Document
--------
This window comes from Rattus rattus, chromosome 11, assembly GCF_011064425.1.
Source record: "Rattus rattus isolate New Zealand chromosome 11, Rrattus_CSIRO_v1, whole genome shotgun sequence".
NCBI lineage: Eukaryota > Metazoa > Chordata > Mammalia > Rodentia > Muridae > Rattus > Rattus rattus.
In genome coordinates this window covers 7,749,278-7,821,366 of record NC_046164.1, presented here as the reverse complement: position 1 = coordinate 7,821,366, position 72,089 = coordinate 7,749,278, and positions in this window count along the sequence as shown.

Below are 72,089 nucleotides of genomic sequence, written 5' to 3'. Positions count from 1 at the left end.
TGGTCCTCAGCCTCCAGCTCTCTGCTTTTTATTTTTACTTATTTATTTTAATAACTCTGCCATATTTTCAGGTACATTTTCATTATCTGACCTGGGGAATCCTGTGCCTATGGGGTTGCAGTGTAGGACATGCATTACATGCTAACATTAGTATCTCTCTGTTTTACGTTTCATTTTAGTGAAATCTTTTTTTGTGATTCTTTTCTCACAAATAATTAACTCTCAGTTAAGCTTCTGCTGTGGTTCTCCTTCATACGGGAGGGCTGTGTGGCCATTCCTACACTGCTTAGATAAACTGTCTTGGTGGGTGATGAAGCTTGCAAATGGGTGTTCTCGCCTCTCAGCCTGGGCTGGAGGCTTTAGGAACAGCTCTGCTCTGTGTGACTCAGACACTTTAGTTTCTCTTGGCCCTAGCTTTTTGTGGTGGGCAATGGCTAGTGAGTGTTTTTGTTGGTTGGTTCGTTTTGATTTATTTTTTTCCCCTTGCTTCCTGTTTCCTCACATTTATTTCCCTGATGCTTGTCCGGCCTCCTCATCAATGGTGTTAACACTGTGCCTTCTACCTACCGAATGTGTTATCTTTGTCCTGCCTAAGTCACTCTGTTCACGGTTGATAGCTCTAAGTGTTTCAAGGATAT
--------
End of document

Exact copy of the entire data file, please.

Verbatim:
This window comes from Rattus rattus, chromosome 11, assembly GCF_011064425.1.
Source record: "Rattus rattus isolate New Zealand chromosome 11, Rrattus_CSIRO_v1, whole genome shotgun sequence".
NCBI lineage: Eukaryota > Metazoa > Chordata > Mammalia > Rodentia > Muridae > Rattus > Rattus rattus.
In genome coordinates this window covers 7,749,278-7,821,366 of record NC_046164.1, presented here as the reverse complement: position 1 = coordinate 7,821,366, position 72,089 = coordinate 7,749,278, and positions in this window count along the sequence as shown.

Below are 72,089 nucleotides of genomic sequence, written 5' to 3'. Positions count from 1 at the left end.
TGGTCCTCAGCCTCCAGCTCTCTGCTTTTTATTTTTACTTATTTATTTTAATAACTCTGCCATATTTTCAGGTACATTTTCATTATCTGACCTGGGGAATCCTGTGCCTATGGGGTTGCAGTGTAGGACATGCATTACATGCTAACATTAGTATCTCTCTGTTTTACGTTTCATTTTAGTGAAATCTTTTTTTGTGATTCTTTTCTCACAAATAATTAACTCTCAGTTAAGCTTCTGCTGTGGTTCTCCTTCATACGGGAGGGCTGTGTGGCCATTCCTACACTGCTTAGATAAACTGTCTTGGTGGGTGATGAAGCTTGCAAATGGGTGTTCTCGCCTCTCAGCCTGGGCTGGAGGCTTTAGGAACAGCTCTGCTCTGTGTGACTCAGACACTTTAGTTTCTCTTGGCCCTAGCTTTTTGTGGTGGGCAATGGCTAGTGAGTGTTTTTGTTGGTTGGTTCGTTTTGATTTATTTTTTTCCCCTTGCTTCCTGTTTCCTCACATTTATTTCCCTGATGCTTGTCCGGCCTCCTCATCAATGGTGTTAACACTGTGCCTTCTACCTACCGAATGTGTTATCTTTGTCCTGCCTAAGTCACTCTGTTCACGGTTGATAGCTCTAAGTGTTTCAAGGATAT